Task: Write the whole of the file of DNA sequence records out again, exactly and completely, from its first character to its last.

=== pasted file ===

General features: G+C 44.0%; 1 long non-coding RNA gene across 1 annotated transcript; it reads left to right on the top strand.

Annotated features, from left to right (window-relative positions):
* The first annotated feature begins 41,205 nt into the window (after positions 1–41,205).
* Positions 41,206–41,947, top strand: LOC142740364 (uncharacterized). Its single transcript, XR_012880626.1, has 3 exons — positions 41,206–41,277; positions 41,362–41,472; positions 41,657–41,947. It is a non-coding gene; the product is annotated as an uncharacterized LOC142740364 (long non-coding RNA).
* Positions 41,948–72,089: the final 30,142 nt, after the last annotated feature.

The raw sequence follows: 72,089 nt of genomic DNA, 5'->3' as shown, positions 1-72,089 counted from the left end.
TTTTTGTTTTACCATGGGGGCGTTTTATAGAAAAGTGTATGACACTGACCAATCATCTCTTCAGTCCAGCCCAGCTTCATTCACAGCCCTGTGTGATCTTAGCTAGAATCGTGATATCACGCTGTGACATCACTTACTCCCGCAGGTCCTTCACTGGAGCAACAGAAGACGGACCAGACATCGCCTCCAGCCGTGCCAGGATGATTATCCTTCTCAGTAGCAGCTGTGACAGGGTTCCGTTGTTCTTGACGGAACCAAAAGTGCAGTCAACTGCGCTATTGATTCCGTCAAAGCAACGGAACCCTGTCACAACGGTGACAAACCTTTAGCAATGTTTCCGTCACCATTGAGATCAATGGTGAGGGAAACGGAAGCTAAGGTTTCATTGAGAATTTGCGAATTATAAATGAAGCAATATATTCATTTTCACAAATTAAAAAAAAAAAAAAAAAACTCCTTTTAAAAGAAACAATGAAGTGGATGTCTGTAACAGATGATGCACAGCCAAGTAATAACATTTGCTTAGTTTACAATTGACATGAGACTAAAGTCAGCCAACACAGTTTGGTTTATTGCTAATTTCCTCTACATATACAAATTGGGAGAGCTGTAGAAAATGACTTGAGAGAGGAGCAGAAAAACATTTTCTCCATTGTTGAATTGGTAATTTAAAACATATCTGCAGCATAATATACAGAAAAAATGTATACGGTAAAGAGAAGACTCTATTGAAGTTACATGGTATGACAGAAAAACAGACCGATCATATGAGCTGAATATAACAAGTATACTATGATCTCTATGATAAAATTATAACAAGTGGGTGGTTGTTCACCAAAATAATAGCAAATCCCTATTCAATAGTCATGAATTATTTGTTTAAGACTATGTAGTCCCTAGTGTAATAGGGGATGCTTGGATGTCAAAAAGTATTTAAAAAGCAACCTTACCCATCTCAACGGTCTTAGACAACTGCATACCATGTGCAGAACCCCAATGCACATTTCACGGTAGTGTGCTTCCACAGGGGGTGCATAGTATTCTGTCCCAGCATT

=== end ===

General features: G+C 44.0%; 1 long non-coding RNA gene across 1 annotated transcript; it reads left to right on the top strand.

Annotated features, from left to right (window-relative positions):
* The first annotated feature begins 41,205 nt into the window (after positions 1–41,205).
* Positions 41,206–41,947, top strand: LOC142740364 (uncharacterized). Its single transcript, XR_012880626.1, has 3 exons — positions 41,206–41,277; positions 41,362–41,472; positions 41,657–41,947. It is a non-coding gene; the product is annotated as an uncharacterized LOC142740364 (long non-coding RNA).
* Positions 41,948–72,089: the final 30,142 nt, after the last annotated feature.

The raw sequence follows: 72,089 nt of genomic DNA, 5'->3' as shown, positions 1-72,089 counted from the left end.
TTTTTGTTTTACCATGGGGGCGTTTTATAGAAAAGTGTATGACACTGACCAATCATCTCTTCAGTCCAGCCCAGCTTCATTCACAGCCCTGTGTGATCTTAGCTAGAATCGTGATATCACGCTGTGACATCACTTACTCCCGCAGGTCCTTCACTGGAGCAACAGAAGACGGACCAGACATCGCCTCCAGCCGTGCCAGGATGATTATCCTTCTCAGTAGCAGCTGTGACAGGGTTCCGTTGTTCTTGACGGAACCAAAAGTGCAGTCAACTGCGCTATTGATTCCGTCAAAGCAACGGAACCCTGTCACAACGGTGACAAACCTTTAGCAATGTTTCCGTCACCATTGAGATCAATGGTGAGGGAAACGGAAGCTAAGGTTTCATTGAGAATTTGCGAATTATAAATGAAGCAATATATTCATTTTCACAAATTAAAAAAAAAAAAAAAAAACTCCTTTTAAAAGAAACAATGAAGTGGATGTCTGTAACAGATGATGCACAGCCAAGTAATAACATTTGCTTAGTTTACAATTGACATGAGACTAAAGTCAGCCAACACAGTTTGGTTTATTGCTAATTTCCTCTACATATACAAATTGGGAGAGCTGTAGAAAATGACTTGAGAGAGGAGCAGAAAAACATTTTCTCCATTGTTGAATTGGTAATTTAAAACATATCTGCAGCATAATATACAGAAAAAATGTATACGGTAAAGAGAAGACTCTATTGAAGTTACATGGTATGACAGAAAAACAGACCGATCATATGAGCTGAATATAACAAGTATACTATGATCTCTATGATAAAATTATAACAAGTGGGTGGTTGTTCACCAAAATAATAGCAAATCCCTATTCAATAGTCATGAATTATTTGTTTAAGACTATGTAGTCCCTAGTGTAATAGGGGATGCTTGGATGTCAAAAAGTATTTAAAAAGCAACCTTACCCATCTCAACGGTCTTAGACAACTGCATACCATGTGCAGAACCCCAATGCACATTTCACGGTAGTGTGCTTCCACAGGGGGTGCATAGTATTCTGTCCCAGCATT